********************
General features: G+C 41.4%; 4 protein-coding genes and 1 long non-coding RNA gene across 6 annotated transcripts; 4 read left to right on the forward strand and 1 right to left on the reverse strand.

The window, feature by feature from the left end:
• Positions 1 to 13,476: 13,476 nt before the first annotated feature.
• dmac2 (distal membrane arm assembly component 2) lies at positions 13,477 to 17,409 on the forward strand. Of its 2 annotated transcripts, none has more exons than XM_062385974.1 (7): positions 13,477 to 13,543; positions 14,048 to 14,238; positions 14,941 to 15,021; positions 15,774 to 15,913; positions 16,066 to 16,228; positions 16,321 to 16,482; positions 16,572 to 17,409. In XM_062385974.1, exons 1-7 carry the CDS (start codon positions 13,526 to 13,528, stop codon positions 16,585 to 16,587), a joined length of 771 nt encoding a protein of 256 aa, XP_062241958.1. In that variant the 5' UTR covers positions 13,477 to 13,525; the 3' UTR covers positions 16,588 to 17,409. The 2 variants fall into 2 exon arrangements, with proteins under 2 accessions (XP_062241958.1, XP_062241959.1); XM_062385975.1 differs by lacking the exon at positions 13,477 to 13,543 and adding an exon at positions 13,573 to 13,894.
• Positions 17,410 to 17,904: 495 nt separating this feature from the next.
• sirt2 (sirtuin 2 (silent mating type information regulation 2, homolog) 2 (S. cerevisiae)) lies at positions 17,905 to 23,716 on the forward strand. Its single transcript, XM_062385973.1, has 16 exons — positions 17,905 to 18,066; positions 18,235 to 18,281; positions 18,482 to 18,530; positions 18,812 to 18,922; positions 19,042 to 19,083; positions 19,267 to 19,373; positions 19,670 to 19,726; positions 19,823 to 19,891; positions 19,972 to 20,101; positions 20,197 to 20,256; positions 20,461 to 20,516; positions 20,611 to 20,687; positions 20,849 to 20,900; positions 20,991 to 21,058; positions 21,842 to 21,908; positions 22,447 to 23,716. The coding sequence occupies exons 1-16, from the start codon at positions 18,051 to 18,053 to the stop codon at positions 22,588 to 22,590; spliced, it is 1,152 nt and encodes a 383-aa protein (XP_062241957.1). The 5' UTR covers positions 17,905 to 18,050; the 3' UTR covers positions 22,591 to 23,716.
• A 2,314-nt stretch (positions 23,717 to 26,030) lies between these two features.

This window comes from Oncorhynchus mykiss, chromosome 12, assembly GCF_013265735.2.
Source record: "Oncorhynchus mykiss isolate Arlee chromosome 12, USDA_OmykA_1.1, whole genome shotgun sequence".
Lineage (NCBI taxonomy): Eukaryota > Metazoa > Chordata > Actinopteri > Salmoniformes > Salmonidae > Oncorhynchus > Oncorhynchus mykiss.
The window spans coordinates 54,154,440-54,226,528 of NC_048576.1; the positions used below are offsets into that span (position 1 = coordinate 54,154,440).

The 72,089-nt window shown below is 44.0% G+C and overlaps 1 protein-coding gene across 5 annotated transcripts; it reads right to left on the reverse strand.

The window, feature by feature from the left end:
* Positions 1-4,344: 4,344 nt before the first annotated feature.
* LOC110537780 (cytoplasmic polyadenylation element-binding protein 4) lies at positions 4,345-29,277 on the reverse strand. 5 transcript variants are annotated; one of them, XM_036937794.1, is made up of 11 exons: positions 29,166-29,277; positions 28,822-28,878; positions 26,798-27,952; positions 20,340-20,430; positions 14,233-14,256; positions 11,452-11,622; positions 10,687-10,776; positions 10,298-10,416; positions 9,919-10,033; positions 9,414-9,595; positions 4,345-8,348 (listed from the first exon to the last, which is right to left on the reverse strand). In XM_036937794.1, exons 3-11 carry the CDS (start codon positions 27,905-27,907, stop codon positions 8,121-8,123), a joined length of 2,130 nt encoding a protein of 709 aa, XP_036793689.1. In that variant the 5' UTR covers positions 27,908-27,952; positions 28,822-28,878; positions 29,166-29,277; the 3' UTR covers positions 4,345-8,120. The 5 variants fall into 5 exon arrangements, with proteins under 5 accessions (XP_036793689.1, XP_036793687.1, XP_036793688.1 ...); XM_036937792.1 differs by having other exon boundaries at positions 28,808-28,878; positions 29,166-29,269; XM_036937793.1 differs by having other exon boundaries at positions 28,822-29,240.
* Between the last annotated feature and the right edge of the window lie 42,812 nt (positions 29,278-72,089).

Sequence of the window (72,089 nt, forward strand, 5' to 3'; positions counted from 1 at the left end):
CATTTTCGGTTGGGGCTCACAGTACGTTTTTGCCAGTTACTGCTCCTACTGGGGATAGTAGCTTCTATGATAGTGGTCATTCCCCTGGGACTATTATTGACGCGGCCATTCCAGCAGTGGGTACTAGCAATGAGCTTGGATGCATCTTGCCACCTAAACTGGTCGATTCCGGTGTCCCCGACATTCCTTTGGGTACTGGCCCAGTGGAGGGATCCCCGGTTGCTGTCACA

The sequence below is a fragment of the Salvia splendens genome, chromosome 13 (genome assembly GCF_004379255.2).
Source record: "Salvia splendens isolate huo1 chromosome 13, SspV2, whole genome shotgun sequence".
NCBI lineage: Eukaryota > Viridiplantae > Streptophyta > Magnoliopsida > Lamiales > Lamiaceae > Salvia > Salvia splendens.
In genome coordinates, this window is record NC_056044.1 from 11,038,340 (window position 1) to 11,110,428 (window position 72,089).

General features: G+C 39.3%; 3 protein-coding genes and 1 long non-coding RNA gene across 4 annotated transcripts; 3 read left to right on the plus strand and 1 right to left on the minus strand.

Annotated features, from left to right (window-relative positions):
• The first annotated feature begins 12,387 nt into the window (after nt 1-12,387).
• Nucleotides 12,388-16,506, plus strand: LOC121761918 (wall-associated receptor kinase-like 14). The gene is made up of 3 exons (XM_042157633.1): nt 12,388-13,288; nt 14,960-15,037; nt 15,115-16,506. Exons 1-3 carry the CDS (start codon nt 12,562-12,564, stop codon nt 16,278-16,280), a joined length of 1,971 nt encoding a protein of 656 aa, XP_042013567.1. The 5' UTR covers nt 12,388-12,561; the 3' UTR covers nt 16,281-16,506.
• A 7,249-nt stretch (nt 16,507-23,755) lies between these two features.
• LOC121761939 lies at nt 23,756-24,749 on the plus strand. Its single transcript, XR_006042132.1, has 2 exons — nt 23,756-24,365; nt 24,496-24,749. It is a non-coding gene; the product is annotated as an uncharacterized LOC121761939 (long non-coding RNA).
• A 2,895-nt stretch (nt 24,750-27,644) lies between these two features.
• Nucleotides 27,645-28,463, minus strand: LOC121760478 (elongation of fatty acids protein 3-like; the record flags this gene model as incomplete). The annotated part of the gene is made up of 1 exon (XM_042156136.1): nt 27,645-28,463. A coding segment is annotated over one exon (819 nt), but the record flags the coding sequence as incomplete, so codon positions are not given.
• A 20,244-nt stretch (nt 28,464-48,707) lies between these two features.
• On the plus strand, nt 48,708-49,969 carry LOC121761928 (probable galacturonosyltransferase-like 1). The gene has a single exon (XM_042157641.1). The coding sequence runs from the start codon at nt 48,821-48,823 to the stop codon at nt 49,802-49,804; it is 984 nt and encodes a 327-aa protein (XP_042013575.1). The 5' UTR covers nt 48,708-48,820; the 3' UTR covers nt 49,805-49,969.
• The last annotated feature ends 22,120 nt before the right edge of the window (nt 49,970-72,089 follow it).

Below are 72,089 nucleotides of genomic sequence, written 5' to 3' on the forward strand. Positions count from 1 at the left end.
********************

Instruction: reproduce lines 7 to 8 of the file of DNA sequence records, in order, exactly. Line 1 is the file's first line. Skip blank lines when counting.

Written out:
• A 2,314-nt stretch (positions 23,717 to 26,030) lies between these two features.

This window comes from Oncorhynchus mykiss, chromosome 12, assembly GCF_013265735.2.